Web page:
Streptomycetes are widespread soil actinomycetes that play important roles in the decomposition of biopolymers such as lignin, cellulose, hemicellulose, chitin, keratin and pectin (Locci, 1989). Although most laccases are found in mesophilic microorganisms, thermophilic microorganisms are considered to be good sources of thermostable and novel enzymes with potential industrial importance. However, little has been reported on laccase production by thermophilic actinomycetes. To produce enzymes for the development of enzymatic degradation of renewable lignocellulose, we isolated 70 potent extracellular lignocellulolytic enzyme-producing thermophilic actinomycetes from compost soils collected in Taiwan (Yang et al., 2009). Of the 70 strains of thermophilic actinomycetes, strain No. 10–1 had the best laccase activity. According to its biological properties and 16S rDNA similarity, this newly isolated strain was identified as Thermobifida fusca and deposited in the Bioresource Collection and Research Center (BCRC, Hsinchu, Taiwan) with stock number BCRC 19214 (Chen et al., 2013). Database mining of the complete genome sequence of T. fusca YX, which was accessible in 2007 (Lykidis et al. 2007), did not find genes that encode fungal laccase-like proteins. There are no reports on laccase production and properties by T. fusca before.
The coloring reactions are usually carried out at alkaline pH because the hair swells and the penetration of dyes is enhanced. Although many laccases have been isolated, few studies have reported laccases with high activity under neutral or alkaline conditions (Gouka et al., 2001; Heinzkill et al., 1998; Sulistyaningdyah et al., 2004). The purpose of this study was to produce thermo-alkali-stable laccase from thermophilic actinomycetes. The enzyme properties and dye intermediates oxidation application of the laccase were also investigated. The results of this investigation have implications for cosmetics and human health.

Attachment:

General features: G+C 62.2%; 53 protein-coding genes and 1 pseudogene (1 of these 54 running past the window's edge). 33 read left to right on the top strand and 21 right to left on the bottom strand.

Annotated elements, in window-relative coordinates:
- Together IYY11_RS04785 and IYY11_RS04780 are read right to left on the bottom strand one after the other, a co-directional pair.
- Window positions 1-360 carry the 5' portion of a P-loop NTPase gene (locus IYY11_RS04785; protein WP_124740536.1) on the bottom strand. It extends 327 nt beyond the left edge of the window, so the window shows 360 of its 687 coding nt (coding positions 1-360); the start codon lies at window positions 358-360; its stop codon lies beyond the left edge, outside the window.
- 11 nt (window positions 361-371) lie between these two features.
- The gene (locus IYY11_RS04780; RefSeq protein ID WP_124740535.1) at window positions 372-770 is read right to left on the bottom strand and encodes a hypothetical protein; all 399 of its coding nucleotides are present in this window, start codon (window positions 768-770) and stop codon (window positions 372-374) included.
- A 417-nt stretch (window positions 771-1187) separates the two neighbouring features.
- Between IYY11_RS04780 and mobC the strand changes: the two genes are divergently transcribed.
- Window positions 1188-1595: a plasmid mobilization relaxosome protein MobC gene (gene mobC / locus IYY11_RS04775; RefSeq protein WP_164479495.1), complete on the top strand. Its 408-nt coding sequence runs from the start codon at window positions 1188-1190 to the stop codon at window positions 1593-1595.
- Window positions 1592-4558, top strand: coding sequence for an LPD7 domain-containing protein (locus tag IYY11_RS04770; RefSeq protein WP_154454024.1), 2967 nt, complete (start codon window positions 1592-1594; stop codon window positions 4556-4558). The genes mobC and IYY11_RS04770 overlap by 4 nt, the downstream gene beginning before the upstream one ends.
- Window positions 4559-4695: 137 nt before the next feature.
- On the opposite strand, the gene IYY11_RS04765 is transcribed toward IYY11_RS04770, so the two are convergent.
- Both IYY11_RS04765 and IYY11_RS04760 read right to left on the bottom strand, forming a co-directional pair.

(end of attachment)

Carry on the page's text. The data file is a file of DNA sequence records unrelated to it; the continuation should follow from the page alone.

Materials and methods
T. fusca BCRC 19214, cultivated routinely in CYC medium (Czapek-Dox powder 33 g/L, yeast extract 2 g/L, casamino acids 6 g/L, pH 7.2) at 50°C, was studied in this study. This strain was deposited in the Bioresource Collection and Research Center (BCRC, Hsinchu, Taiwan) with stock number.
Sugarcane bagasse, corncob, and pine sawdust were collected from the local market and washed extensively with running water until the residual soluble sugar was removed. Then, they were dried and mixed in a blender. The resulting small pieces, passed through a 100 mesh screen, were collected and used in this study. Czapek-dox powder, yeast extract, casamino acids, and agar were obtained from BD (Sparks, MD, USA). Q-Sepharose FF and Sephacryl™ S-200 were supplied by GE Healthcare (Little Chalfont, UK). The protein assay kit and SDS-PAGE molecular weight standards were obtained from Bio-Rad Laboratories (Hercules, CA, USA). Dye intermediates, inorganic salts and all other chemicals were purchased from Sigma (St. Louis, MO, USA).
Cultivation in a fermentor
The laccase-producing strain was cultivated in a 5-liter fermentor (Biostat B, B. Braun, Melsungen, Germany). A 500-ml Hinton flask containing 100 ml of bagasse medium was inoculated with the strain cultured at 50°C and shaken (150 rpm) for 48 h; this was used as the seed culture. The 5-liter fermentor was loaded with 3 liters of bagasse medium. Cultivation was performed at 50°C, 1.0 v.v.m. aeration and 300 rpm agitation.